Valle describes the whole property as an apothecary. In addition to wild lettuce, they cultivate a vast array of medicinal plants including elderberry, which is known to support immunity, comfrey, which has been used to treat bruises, burns, and inflammation, and mullein, which is associated with skin health. Canticle distributes herbal medicine to members of the community upon request for no charge. 

Elderberry is one of the medicinal plants growing at Canticle farm. Credit: Amir Aziz

Canticle also distributes food that would otherwise be in the waste stream every Thursday, in addition to giving away excess foods from the property, like oranges, tomatoes, and plums. 

In addition to cultivating food, medicine, and community, one of the main goals at Canticle is to acknowledge trauma associated with farming and to decolonize relationships to land. 

“A lot of first-gen folks coming from Latin America, from Haiti, from different parts of the world, from East Asia, are subjected to working in the fields in an extremely extractive environment that is based off and still replicating the model of slavery that is the foundation of the system in this country,” Valle said. “Having the opportunity to grow and interact with land in a way that’s not extractive…I think that’s going to bring so much healing.”

Canticle Farm is located at 1972 36th Ave. and it is open to volunteers Sundays from 11-2 p.m.

Deep Medicine Circle

Farmer Zee Husain at Rooftop Medicine Farm in Oakland’s Temescal neighborhood on July 26, 2023. Credit: Florence Middleton

Atop a Rockridge apartment building with a Whole Foods on the first floor, the nonprofit organization Deep Medicine Circle is operating Oakland’s largest rooftop farm under a similar framework as Canticle—to de-commodify and decolonize food systems by empowering Black, Indigenous, and Latinx farmers, and making nutritional produce available to all.

The Rooftop Medicine Farm is part of a greater project they call “farming as medicine,” which addresses health disparities among BIPOC communities by growing organic food in biodiverse soil. Rupa Marya, the organization’s founder, said that growing food from an agro-ecological framework can help address injustice. 

“If we want a food system that works for the people, we want one that creates a healthy climate, a healthy environment, creates clean air, clean water, and clean soil,” Marya said. “That is agro-ecology.”

Marya is also a physician at the UCSF Parnassus campus and co-author of the book Inflamed: Deep Medicine and the Anatomy of Injustice with Raj Patel. 

The Rooftop Medicine Farm provides food to several different organizations, including POOR Magazine in deep East Oakland, which distributes free food every Thursday at noon, UCSF Benioff Children’s Hospital, and The People’s House in West Oakland, which is run by the Anti-Police Terror Project. 

Last year, the farm grew and gave away 18,000 pounds of food, and this year, they expect to give away between 20,000 and 25,000 thousand pounds. They grow around 50 different types of culturally specific crops, all requested by the communities they serve, including fenugreek, bok choy, okra, and several varieties of squash from different countries.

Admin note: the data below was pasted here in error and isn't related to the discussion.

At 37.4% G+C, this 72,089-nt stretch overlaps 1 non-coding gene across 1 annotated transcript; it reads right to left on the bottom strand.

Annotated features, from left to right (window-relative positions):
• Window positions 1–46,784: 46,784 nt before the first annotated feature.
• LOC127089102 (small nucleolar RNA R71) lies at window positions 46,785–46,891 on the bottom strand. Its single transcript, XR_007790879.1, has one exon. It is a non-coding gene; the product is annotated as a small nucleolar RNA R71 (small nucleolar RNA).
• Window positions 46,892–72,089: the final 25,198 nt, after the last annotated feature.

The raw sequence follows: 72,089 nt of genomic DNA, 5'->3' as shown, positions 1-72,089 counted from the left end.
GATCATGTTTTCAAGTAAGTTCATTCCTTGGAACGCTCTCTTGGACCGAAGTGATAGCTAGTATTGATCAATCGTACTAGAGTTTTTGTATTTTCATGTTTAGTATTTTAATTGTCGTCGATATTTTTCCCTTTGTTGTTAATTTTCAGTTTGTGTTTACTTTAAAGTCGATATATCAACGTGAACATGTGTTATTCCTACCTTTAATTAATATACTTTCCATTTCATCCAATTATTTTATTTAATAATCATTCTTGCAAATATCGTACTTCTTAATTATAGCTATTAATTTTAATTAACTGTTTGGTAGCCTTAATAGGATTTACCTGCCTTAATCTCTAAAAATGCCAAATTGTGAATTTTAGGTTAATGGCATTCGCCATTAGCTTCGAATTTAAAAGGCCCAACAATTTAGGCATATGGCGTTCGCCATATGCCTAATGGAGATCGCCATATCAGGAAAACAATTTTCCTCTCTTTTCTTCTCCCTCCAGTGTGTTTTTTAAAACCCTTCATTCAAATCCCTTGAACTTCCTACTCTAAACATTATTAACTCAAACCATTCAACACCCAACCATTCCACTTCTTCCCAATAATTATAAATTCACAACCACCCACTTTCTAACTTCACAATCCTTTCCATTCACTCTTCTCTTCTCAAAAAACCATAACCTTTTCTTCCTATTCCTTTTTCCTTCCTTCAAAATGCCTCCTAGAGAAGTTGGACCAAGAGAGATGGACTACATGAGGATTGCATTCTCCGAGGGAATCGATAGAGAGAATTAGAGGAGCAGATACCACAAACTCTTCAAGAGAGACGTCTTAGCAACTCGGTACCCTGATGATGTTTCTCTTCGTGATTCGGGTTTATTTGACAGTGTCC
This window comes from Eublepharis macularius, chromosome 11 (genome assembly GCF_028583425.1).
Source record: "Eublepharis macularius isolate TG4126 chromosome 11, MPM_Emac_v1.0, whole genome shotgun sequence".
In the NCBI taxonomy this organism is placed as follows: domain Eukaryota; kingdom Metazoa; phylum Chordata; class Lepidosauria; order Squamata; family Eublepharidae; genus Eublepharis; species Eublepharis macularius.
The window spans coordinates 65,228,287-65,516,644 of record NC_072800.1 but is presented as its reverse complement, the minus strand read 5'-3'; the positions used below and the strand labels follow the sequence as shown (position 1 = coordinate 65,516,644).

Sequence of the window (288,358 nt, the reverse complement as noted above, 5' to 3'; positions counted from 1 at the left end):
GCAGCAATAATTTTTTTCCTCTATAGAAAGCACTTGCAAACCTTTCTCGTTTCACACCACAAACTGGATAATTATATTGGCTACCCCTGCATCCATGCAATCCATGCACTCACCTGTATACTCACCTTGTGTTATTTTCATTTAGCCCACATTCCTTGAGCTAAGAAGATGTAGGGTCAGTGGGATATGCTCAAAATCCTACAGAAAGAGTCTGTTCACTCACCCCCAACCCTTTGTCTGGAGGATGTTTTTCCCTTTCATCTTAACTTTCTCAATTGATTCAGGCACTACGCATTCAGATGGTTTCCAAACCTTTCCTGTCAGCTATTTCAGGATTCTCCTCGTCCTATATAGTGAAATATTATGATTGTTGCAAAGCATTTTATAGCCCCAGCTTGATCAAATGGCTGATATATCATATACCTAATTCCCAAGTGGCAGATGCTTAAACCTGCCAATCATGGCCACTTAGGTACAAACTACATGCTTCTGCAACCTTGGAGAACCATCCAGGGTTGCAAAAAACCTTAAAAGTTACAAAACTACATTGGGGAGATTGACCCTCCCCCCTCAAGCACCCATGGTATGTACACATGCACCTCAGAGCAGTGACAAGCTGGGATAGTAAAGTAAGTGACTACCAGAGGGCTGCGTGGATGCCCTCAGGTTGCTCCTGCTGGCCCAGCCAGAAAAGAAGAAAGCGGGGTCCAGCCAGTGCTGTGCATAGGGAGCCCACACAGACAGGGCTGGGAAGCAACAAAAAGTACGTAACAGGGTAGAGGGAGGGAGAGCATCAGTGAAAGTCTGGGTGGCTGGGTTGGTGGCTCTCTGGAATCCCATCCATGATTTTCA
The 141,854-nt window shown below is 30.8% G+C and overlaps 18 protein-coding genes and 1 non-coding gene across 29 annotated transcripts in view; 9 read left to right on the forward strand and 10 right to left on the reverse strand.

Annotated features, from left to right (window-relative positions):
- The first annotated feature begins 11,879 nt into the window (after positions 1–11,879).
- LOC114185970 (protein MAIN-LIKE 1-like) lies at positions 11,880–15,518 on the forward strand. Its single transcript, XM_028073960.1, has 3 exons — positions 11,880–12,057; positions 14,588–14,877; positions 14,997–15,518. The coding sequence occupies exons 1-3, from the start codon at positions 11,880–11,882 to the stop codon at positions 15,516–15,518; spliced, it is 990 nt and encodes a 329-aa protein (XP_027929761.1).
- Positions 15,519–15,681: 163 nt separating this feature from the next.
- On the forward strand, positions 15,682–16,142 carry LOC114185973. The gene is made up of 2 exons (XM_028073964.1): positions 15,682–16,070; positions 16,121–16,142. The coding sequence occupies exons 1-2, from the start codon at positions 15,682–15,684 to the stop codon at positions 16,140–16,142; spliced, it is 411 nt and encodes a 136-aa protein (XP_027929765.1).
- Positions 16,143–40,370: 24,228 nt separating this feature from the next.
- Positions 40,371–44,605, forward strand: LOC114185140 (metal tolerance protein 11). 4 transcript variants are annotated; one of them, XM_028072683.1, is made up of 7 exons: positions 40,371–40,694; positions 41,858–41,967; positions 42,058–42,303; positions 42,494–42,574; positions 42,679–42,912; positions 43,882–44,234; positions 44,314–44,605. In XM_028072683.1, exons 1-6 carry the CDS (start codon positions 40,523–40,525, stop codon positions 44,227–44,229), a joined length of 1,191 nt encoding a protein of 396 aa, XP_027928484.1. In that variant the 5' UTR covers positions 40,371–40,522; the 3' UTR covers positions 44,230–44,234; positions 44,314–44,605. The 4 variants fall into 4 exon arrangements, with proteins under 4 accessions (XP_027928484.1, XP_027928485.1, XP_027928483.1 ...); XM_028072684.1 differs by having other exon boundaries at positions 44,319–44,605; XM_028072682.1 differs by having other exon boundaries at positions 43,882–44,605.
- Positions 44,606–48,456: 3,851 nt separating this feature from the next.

Vic Chavez, left, and Sonny Parasimo cover some of the plants growing at Rooftop Medicine Farm on July 26, 2023, to protect them from birds and create a warm environment for growing. Credit: Florence Middleton

Marya believes that the city of Oakland should prioritize urban farming as a tool to address high rates of food insecurity, and she recommended daylighting water bodies like Temescal Creek to support a system of farms.

“I’d love to see Oakland create a fully city-run network,” Marya said. “Along the way to the Bay it [Temescal Creek] could be irrigating a network of beautiful farms that could feed the people of Oakland and help heal the ecosystem.”

Deep Medicine Circle is working on policy tools to advance universal basic nutrition and lift the reliance on food banks, which Marya said perpetuate food injustice and health disparity by offering mostly processed foods grown with pesticides.

“Let’s feed our people, let’s stand on the shoulders of the Black Panther Party,” Marya said. “This is the moment to do that.”

The Rooftop Medicine Farm is located at 5110 Telegraph Ave. and it is open to volunteers every Thursday from 1-4 p.m.

Correction: The original version of this article mistakenly identified the Acta Non Verba farm in West Oakland as “Wild Farm.” The correct name is “WOW Farm.”

Ayla Burnett is a narrative writer and investigative reporter covering climate science, food and environmental justice in the Bay Area. She received her masters from UC Berkeley's Graduate School of Journalism in May 2023, and was a UC Berkeley food justice reporting fellow at The Oaklandside/Nosh in the summer of 2023. Her stories have also been published in Berkeleyside, the Point Reyes Light, and more.